5 – What is your greatest strength?
This is your opportunity to highlight your best skills. Focus on your top three or four. Examples would be: “my leadership skills, problem-solving ability, team-building skills, interpersonal skills, ability to work under pressure, professional expertise, ability to resolve conflict” and so on. Be prepared to offer examples for each skill you mention.

9 – Where do you see yourself five years from now?
If you say, “In your job,” you have shot yourself in the foot. Interviewers ask this question because they want to hire people who are focused on specific professional goals. Vague works best. “In five years I expect to have more responsibility and new, exciting challenges.”

Do not indicate that you hope to start your own business, change careers, or go back to school. Such responses indicate a lack of long-term interest in the organization. Keep in mind that throughout the interview, the interviewer is trying to discover if you are a good fit and can make a positive contribution in the job.

10 – Why do you want to work here?
“Because you have a job,” won’t win any points for you. Instead, use this question to talk about what you know about the company, and how your background and experience relate to issues they may have. This shows the interviewer that you have done your homework and at the same time, gives you another opportunity to show how your qualifications and experience match the job. “What I can bring to this job is six years experience and knowledge of the industry, plus my ability to build and sustain patient relationships …”

11 – Why did you leave your last job?
If you lost your last job because of downsizing, restructuring, the company closing, etc., say: “I didn’t leave my last job. My job left me.”

If you left on your own accord, do not say anything negative about your former company, boss, or co-workers. You might say: “There were many aspects of my job that were rewarding but I believe this new position will give me the opportunity to contribute even more.”

12 – What did you dislike most about your last job?
If you loved your last job, say: “What I dislike most is that it ended.” If you didn’t love your last job, do not say anything negative. Instead, use a variation of the statement: “There were many aspects of my job that were rewarding.”

13 – What is a weakness you still have?
A negative question again. Repeat a “weakness” you may have used earlier that indicates how you are working to learn something new.

18 – What salary are you looking for?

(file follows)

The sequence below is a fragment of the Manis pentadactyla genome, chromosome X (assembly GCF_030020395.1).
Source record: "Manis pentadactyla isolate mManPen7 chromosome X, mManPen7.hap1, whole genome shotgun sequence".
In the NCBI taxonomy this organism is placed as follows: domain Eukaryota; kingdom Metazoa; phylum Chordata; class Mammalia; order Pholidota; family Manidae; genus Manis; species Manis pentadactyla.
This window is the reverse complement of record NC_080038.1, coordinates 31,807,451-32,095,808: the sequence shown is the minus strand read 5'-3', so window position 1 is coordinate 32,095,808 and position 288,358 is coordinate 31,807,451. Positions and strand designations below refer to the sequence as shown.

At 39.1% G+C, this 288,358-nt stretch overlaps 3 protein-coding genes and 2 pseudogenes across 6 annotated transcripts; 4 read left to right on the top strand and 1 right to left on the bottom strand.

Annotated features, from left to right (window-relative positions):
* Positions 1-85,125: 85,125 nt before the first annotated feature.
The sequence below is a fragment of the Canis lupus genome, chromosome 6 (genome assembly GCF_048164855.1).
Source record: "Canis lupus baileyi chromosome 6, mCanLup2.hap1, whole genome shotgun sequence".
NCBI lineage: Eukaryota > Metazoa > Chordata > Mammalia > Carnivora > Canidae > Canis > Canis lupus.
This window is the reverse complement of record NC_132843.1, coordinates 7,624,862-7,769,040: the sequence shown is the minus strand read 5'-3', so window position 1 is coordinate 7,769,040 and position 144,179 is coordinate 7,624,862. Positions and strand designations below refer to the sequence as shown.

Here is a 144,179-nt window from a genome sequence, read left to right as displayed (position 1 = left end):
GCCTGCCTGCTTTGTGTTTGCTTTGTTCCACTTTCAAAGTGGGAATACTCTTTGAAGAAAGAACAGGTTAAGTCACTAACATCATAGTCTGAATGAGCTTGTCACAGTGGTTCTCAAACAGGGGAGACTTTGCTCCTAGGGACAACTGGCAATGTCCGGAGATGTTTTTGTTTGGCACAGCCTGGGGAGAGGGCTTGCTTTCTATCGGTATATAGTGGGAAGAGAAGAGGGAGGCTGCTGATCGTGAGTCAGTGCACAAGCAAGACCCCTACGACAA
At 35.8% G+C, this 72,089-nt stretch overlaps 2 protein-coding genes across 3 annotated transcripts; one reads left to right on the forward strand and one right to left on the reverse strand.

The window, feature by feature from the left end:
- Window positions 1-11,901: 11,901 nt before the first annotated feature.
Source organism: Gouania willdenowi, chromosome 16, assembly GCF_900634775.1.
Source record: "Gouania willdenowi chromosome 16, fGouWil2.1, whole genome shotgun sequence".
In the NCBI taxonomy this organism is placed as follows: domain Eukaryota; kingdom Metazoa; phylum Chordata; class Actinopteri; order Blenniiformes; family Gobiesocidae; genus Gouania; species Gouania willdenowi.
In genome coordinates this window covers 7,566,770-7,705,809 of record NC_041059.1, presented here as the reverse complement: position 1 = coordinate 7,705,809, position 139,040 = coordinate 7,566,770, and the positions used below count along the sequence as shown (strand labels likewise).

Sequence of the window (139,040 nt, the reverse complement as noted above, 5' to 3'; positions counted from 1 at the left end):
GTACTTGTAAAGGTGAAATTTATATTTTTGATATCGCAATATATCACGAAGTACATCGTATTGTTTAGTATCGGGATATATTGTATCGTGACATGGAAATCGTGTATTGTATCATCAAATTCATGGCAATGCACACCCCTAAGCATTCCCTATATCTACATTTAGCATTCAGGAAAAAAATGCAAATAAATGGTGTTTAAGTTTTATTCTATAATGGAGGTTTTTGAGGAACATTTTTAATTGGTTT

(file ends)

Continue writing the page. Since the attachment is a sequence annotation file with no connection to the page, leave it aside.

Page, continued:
Negotiating salary can be a minefield if you aren’t prepared. This strategy is an excerpt: “Do not disclose your salary history or the salary you are seeking. Instead, ask: ‘What is the range for this position?’ You focus continuously on asking for the range, not the salary. When you disclose, you lose the power of negotiation.”

Behavioral Interviewing Questions

Behavioral interviewing focuses on the candidate’s actions and behaviors and therefore minimizes the personal impressions that can affect hiring choices. This style of interviewing is based on the premise that the best, most effective way to predict your future behavior is to determine your past behavior.

These questions ask about what you have done in previous jobs, not what you would do. You will know it is a behavioral question when the past tense is used. “What did you do … Tell me about how you handled … Describe a time when …”

19 – Describe a problem situation and how you solved it.
If you had responsibility in your previous jobs, you can describe a work situation where you were responsible for turning it around. If you do not have professional experience, describe something like prioritizing your schedule and making to-do lists to give you enough time to study. Regardless of the issue involved, you demonstrate that you can think critically and develop a solution.

20 – Describe how you handled a stressful situation in the past.
Give an example of how you used your problem-solving or decision-making skills to reduce stress. An example might be that you learned the value of a time-out for both yourself and your staff. Or if it’s true, how you actually seem to work better under pressure and deadlines.

21 – Tell me what has been your greatest work-related accomplishment?
Choose an example that was important to you and also helped your company. Give specific details about what you did, how you did it, and what the results were. Talk about an accomplishment that relates to the position you are seeking. Interviewers like to hear about accomplishments that reduced expenses, raised revenue, solved problems or enhanced a company’s reputation.

22 – How did you keep current and informed about your job/industry?
The interviewer is concerned that once you get the job will you continue to learn and grow? You could say, “I stay on top of what is happening in my industry by reading newspapers, magazines and journals. I am a member of several professional organizations and continually network with colleagues at the meetings. Whenever possible I take classes and attend seminars that offer new information or technology.”